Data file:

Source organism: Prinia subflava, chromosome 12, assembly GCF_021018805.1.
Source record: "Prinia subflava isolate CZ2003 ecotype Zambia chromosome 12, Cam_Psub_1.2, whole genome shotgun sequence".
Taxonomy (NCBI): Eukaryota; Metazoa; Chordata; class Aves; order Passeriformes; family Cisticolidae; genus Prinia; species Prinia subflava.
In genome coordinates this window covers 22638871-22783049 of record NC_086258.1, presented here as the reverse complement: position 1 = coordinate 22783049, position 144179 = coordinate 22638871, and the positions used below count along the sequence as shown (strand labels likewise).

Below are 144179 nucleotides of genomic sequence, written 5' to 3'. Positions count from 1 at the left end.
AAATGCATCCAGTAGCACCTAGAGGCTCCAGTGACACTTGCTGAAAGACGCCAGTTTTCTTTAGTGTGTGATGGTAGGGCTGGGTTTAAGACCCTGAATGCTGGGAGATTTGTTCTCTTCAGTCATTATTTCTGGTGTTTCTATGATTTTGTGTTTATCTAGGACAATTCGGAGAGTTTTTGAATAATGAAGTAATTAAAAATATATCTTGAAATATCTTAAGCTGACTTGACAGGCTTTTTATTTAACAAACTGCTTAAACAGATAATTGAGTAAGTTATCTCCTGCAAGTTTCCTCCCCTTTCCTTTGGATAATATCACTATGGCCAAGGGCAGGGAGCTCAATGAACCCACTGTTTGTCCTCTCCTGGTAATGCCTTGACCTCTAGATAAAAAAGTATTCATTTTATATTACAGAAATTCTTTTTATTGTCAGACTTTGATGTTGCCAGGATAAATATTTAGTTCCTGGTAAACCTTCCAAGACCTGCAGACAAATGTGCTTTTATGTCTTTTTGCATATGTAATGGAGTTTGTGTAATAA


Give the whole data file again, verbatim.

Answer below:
Source organism: Prinia subflava, chromosome 12, assembly GCF_021018805.1.
Source record: "Prinia subflava isolate CZ2003 ecotype Zambia chromosome 12, Cam_Psub_1.2, whole genome shotgun sequence".
Taxonomy (NCBI): Eukaryota; Metazoa; Chordata; class Aves; order Passeriformes; family Cisticolidae; genus Prinia; species Prinia subflava.
In genome coordinates this window covers 22638871-22783049 of record NC_086258.1, presented here as the reverse complement: position 1 = coordinate 22783049, position 144179 = coordinate 22638871, and the positions used below count along the sequence as shown (strand labels likewise).

Below are 144179 nucleotides of genomic sequence, written 5' to 3'. Positions count from 1 at the left end.
AAATGCATCCAGTAGCACCTAGAGGCTCCAGTGACACTTGCTGAAAGACGCCAGTTTTCTTTAGTGTGTGATGGTAGGGCTGGGTTTAAGACCCTGAATGCTGGGAGATTTGTTCTCTTCAGTCATTATTTCTGGTGTTTCTATGATTTTGTGTTTATCTAGGACAATTCGGAGAGTTTTTGAATAATGAAGTAATTAAAAATATATCTTGAAATATCTTAAGCTGACTTGACAGGCTTTTTATTTAACAAACTGCTTAAACAGATAATTGAGTAAGTTATCTCCTGCAAGTTTCCTCCCCTTTCCTTTGGATAATATCACTATGGCCAAGGGCAGGGAGCTCAATGAACCCACTGTTTGTCCTCTCCTGGTAATGCCTTGACCTCTAGATAAAAAAGTATTCATTTTATATTACAGAAATTCTTTTTATTGTCAGACTTTGATGTTGCCAGGATAAATATTTAGTTCCTGGTAAACCTTCCAAGACCTGCAGACAAATGTGCTTTTATGTCTTTTTGCATATGTAATGGAGTTTGTGTAATAA